> You should get into the habit now or always checking the return from
> malloc. Also, 26 is not enough for this string. You need space for
> 27 bytes.
>
> > fp[10]='\0';
> > free(fp);
> > }

>
> > Please refer the program for my questions..

>
> > 1. Can any one tell me if would i assign '\0' at middle of
> > dynamically assigned memory area will i get memory leak.. ??

>
> No.
>
> > 2 . Will "free()" delete all the memory which allocated by
> > dynamically even NULL values has been added in middle of that.??

>
> Yes. BTW, NULL is not the same as '\0'. That is a null byte.
>
> > 3. How let i know that will i get memory leak in a program?? any
> > compiler option are there ?? Can i use splint tool ?

>
> There is an excellent tool called "valgrind" that can do this (and
> more) to help you find memory allocation errors. splint (and friends)
> can tell you about possible portability issues and about errors that
> can be detected without running your program.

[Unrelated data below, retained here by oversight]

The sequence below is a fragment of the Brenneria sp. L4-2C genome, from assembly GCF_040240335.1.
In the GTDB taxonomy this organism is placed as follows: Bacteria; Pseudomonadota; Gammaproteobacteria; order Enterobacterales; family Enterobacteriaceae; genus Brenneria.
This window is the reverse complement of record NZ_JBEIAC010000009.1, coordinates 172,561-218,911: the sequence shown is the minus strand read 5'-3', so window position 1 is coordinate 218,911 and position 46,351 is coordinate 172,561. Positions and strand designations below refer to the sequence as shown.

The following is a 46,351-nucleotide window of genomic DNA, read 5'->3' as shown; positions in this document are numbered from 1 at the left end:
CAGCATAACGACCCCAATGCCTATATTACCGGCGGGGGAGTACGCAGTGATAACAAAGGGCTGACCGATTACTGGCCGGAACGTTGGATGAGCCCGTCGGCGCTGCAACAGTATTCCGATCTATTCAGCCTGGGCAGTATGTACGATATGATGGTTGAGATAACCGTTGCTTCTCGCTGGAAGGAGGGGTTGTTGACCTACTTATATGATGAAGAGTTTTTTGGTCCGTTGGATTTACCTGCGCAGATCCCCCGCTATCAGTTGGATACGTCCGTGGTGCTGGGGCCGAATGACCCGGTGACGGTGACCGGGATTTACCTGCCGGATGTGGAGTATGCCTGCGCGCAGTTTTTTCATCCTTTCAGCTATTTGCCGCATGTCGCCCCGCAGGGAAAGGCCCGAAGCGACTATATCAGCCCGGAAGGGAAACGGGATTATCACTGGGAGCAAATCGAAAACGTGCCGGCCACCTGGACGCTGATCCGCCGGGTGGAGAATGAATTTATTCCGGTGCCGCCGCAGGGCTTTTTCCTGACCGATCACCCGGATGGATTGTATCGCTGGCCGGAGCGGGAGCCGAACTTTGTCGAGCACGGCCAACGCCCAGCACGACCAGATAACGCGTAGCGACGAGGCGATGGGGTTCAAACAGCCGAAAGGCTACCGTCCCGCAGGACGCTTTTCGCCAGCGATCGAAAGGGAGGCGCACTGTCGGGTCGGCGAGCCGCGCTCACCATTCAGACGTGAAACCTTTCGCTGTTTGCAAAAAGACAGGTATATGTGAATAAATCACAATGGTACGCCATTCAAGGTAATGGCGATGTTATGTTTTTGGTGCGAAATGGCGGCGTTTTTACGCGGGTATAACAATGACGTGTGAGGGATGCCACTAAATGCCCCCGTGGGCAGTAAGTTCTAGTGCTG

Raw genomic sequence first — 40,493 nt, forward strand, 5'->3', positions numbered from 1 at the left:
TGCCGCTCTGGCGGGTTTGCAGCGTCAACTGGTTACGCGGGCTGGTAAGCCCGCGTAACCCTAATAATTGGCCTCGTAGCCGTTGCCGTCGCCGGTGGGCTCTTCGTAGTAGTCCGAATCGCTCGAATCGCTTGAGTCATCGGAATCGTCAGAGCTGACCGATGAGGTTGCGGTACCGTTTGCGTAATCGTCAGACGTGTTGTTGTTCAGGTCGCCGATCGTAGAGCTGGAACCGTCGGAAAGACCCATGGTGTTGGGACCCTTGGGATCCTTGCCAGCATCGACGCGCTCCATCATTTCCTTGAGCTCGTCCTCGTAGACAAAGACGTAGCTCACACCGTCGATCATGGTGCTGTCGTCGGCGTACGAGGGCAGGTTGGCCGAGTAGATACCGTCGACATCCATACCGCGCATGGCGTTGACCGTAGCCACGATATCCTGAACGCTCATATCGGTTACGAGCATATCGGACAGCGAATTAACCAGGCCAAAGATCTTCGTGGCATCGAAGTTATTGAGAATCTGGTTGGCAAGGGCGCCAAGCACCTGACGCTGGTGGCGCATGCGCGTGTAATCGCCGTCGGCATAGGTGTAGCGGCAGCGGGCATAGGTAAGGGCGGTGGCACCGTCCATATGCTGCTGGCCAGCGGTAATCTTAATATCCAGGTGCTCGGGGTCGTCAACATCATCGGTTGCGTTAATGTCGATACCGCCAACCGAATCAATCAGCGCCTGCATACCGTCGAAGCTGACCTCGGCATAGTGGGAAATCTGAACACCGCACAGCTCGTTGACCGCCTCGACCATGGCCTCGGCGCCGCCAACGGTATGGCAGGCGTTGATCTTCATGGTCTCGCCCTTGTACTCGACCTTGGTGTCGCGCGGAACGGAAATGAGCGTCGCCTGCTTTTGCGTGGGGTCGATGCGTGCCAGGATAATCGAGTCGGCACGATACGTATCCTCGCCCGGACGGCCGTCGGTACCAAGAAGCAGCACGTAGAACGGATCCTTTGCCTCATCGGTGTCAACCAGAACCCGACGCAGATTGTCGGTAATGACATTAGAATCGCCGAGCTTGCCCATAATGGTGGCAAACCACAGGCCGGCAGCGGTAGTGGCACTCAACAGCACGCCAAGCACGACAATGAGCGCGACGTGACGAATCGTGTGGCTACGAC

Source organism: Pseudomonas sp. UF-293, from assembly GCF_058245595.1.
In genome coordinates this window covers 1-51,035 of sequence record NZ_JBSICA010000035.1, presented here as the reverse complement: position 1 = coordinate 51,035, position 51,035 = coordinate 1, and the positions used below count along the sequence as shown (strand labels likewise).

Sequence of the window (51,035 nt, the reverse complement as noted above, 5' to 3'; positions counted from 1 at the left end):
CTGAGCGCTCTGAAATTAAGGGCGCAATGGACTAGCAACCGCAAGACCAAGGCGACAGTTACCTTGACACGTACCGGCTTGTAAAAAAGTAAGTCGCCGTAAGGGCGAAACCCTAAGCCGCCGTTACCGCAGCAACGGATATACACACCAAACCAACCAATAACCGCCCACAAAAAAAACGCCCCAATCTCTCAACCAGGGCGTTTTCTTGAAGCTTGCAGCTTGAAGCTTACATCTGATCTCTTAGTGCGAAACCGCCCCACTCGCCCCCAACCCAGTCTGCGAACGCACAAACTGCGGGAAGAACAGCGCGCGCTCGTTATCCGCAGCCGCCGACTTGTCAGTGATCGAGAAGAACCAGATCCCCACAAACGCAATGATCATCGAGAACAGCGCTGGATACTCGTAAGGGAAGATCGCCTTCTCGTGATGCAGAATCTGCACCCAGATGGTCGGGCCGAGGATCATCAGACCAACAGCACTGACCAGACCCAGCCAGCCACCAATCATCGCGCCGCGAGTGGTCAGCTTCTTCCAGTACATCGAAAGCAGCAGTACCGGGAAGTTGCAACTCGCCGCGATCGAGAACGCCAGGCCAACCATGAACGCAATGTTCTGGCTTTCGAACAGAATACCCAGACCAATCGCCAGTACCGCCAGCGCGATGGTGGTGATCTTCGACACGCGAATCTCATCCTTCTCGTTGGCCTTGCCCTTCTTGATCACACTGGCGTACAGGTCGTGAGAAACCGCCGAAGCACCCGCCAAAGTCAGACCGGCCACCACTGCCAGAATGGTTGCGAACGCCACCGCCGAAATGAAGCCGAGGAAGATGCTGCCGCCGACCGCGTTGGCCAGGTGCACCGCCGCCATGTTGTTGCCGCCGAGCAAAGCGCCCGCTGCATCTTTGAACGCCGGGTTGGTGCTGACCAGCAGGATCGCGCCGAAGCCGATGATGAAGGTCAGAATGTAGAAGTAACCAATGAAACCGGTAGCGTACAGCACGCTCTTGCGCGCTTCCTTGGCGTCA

>
> --
> Ben.



Thank you all.. i am clear..

Thank you again..
Ganesh.

 
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James Kuyper
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Posts: n/a
 
      11-14-2007
I strongly recommend re-reading Richard Bos' response, but from your
comments about it I thought you might benefit from a response that more
directly addresses your questions.

gNash wrote:
> Hi all,
>
> void main()
> {
> char *fp;
> fp=malloc(26);
> strcpy(fp,"ABCDEFGHIJKLMNOPQRSTUVWXYZ");
> fp[10]='\0';
> free(fp);
> }
>
> Please refer the program for my questions..
>
> 1. Can any one tell me if would i assign '\0' at middle of
> dynamically assigned memory area will i get memory leak.. ??


Writing a null character into dynamically allocated memory will not, in